Filling a personal void with anger and confusion, Cook vigilantly regrouped his aspirations of fulfilling his sought after plan diligently and with understanding. With the help of friends and band mates stepping in the group recorded the Wetschmerz EP. They have since departed after the recording and have bid adieu on friendly terms, in part, due to Cook’s own personal crises and subsequent nervous breakdown, the group seemed to be a bad fit, but had a good run.
Nonetheless, The current lineup is currently performing and the regrouped members have recently been noted in national and global media streams, with attention from underground national online magazine Bad Copy and global punk rock online news magazine, Dying scene.
The group has recently shared the stage with nationally known early 80’s veteran thrash metal group D.R.I. (Houston, TX) late last year at Deep Ellum TX’s venue Trees, and a year before opening for other renowned late-seventies California punk group, the aforementioned Agent Orange (1979). While opening for several underground touring punk artists headlining stages in our fair area, packing dive bars and selling out door cover with punk rock fan-goers ticket sales, the group has headlined local inner city venues, house shows and dive-bar stages as well opening for neighboring city groups in Dallas, Arlington and Fort Worth.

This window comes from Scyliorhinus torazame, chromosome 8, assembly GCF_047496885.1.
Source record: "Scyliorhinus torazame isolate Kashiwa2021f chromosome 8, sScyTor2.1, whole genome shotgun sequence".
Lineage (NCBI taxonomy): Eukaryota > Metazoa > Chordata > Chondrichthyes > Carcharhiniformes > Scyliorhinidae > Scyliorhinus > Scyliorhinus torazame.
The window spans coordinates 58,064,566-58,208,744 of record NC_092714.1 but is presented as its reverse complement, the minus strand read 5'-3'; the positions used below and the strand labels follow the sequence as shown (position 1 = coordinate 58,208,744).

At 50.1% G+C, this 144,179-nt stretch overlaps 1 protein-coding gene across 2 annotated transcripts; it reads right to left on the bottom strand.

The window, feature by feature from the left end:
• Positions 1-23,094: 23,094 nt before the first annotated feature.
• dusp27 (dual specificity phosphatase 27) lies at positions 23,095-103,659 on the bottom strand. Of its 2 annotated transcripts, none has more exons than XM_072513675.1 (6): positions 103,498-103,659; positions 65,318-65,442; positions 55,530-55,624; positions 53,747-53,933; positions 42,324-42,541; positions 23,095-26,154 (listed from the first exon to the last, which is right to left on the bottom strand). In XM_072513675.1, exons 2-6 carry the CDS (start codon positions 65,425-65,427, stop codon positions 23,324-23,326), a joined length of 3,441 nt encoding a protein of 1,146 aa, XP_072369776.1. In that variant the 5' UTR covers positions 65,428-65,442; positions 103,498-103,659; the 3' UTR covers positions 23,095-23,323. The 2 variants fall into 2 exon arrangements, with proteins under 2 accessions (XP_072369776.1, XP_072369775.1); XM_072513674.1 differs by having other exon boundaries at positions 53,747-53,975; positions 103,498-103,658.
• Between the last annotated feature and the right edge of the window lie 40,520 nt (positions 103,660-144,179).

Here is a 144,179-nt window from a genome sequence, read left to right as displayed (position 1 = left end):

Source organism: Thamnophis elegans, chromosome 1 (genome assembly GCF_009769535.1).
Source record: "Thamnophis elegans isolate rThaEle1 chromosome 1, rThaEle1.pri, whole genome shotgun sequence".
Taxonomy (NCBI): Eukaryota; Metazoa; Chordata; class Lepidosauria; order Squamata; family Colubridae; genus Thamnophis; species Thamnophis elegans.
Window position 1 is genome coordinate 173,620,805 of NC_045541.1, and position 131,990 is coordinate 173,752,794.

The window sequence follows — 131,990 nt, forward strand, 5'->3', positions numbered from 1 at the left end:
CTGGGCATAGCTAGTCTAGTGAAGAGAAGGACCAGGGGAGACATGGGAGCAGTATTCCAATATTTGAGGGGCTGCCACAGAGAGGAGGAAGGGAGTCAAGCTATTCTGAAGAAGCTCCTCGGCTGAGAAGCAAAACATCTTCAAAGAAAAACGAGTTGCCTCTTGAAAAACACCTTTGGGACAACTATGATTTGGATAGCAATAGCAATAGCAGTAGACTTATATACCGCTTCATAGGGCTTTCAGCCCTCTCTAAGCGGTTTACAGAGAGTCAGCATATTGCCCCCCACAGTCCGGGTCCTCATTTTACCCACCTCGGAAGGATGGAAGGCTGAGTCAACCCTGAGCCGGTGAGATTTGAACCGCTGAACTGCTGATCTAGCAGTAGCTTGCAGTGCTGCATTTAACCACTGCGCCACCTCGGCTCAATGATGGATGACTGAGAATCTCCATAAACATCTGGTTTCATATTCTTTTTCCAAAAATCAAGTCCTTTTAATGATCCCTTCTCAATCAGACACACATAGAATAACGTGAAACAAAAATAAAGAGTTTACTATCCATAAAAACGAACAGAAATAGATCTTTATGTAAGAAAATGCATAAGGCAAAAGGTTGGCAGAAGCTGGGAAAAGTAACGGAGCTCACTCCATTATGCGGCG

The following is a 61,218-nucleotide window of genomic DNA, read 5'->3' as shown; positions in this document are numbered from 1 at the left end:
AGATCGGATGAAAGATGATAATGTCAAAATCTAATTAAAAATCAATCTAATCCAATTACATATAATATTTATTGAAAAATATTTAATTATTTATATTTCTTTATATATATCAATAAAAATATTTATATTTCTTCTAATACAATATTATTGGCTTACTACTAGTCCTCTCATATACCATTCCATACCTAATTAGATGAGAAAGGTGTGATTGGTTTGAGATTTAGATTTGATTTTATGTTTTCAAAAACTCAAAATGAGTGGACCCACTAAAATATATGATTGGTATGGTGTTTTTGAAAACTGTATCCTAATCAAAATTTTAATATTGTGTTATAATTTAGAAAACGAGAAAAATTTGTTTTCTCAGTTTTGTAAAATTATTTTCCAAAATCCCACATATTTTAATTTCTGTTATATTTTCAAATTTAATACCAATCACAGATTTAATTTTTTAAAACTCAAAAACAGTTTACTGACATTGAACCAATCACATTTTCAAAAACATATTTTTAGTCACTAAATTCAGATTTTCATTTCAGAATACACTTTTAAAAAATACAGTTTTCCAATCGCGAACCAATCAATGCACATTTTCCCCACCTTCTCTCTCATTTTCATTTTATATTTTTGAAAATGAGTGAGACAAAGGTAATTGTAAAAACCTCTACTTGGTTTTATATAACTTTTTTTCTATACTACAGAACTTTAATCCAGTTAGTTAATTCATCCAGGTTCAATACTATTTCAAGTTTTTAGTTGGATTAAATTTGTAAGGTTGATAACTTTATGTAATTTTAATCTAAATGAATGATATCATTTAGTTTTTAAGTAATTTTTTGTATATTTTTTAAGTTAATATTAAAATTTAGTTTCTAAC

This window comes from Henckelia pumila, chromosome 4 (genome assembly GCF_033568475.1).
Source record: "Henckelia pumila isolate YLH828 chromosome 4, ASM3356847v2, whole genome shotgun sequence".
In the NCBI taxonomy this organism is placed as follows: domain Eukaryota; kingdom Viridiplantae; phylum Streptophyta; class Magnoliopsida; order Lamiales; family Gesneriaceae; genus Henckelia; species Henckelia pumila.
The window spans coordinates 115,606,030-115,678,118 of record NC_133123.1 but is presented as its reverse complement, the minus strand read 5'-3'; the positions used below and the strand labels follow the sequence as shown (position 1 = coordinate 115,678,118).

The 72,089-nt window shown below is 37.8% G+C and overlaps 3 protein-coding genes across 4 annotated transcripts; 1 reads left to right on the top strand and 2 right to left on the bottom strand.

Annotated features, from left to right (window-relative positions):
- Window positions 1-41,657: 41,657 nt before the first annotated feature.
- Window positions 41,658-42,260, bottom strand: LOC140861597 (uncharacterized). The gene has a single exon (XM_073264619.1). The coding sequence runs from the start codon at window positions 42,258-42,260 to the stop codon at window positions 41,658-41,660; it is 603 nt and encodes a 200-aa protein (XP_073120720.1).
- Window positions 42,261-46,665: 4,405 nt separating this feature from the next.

The Dolly Llamas at Growl Records, Arlington TX |Contributed Photo
Cook’s friendly outward approach leads the Llama pack on stage and in repertoire. Seeming confident, Cook (En La Calle writer) has described an overall outlook of the scene from a writer’s perspective as well as his daily life leading a wholesome punk rock/journalist’s lifestyle — figuring the DFW punk and art scene into account.
As for the recent release itself, which is currently streaming on Spotify and available for purchase on Bandcamp along with the group’s full discography, It’s nothing shy of what the group has been known for, brash lyrics and solo-like intros and guitar riffed outros… with accompanying snare and bass chords making up the current three-piece.
Cooks lyrics are adjacent, fun and gamey. Giving obnoxiously stifling remarks to a fretted and obvious crescendo of doubtful pleas with a natural horrendous and humorous reverberated response in likeness to those fluent to several groups of the old school genre. Far from post-punk, there are no soliloquies of lost lyrical traumatic heart-ache involved in the story telling in The Dolly llamas lyrics and hardcore sound.
Ending track “Nobody Loves Anyone,” could sum the response to the antiquity that recourses through the veins of punk rock fan-goers we know and love. While the lyricists vocals are genuine and deep in response to loving no one in response to the triggered gunned down “no one” in a heartfelt demise to, “nobody loves anyone, the real tragedy is the person pulling the trigger, has got love for no one… self interest and greed and self righteous hate it looks like hate for yourself…” Screeches into the void of a vagrant response with a fist pump and chant from live show’s pits keeping artists like this vigilant by their own means of welcoming show-goer’s attributed positive outlooks coming out of punk rock bars cheering on a late weekend’s night.